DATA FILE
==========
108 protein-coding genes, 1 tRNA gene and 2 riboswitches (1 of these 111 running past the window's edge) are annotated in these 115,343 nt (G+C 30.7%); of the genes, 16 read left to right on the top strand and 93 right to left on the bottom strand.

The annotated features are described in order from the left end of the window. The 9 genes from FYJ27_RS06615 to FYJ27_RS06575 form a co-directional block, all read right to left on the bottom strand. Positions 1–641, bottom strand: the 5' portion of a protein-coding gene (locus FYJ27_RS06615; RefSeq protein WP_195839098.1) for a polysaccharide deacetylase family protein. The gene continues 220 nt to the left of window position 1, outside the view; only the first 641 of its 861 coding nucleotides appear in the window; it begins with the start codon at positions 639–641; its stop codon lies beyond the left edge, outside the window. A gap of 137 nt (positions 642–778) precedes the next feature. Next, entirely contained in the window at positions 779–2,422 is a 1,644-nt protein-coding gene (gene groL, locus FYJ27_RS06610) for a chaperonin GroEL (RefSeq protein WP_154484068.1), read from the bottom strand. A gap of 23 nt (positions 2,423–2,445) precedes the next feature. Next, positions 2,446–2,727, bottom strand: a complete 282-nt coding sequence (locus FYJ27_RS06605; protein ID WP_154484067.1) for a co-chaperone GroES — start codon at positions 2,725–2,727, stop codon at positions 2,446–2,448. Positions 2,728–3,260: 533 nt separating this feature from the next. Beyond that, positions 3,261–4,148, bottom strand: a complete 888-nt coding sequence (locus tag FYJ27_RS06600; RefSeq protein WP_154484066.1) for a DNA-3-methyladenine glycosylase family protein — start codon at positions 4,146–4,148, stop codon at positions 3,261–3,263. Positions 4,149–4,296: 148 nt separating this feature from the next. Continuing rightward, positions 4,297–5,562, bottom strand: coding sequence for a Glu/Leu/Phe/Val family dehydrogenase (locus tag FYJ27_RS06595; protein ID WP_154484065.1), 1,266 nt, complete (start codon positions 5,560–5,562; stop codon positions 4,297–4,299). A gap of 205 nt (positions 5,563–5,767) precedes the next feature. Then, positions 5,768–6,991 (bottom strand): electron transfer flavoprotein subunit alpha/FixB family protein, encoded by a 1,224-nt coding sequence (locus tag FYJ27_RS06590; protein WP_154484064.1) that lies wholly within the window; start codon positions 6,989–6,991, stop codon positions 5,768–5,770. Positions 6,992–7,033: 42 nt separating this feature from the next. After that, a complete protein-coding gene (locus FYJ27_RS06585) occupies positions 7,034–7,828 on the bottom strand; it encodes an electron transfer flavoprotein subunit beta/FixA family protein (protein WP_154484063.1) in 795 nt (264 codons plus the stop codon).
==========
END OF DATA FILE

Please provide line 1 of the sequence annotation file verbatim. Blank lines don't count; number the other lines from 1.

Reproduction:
108 protein-coding genes, 1 tRNA gene and 2 riboswitches (1 of these 111 running past the window's edge) are annotated in these 115,343 nt (G+C 30.7%); of the genes, 16 read left to right on the top strand and 93 right to left on the bottom strand.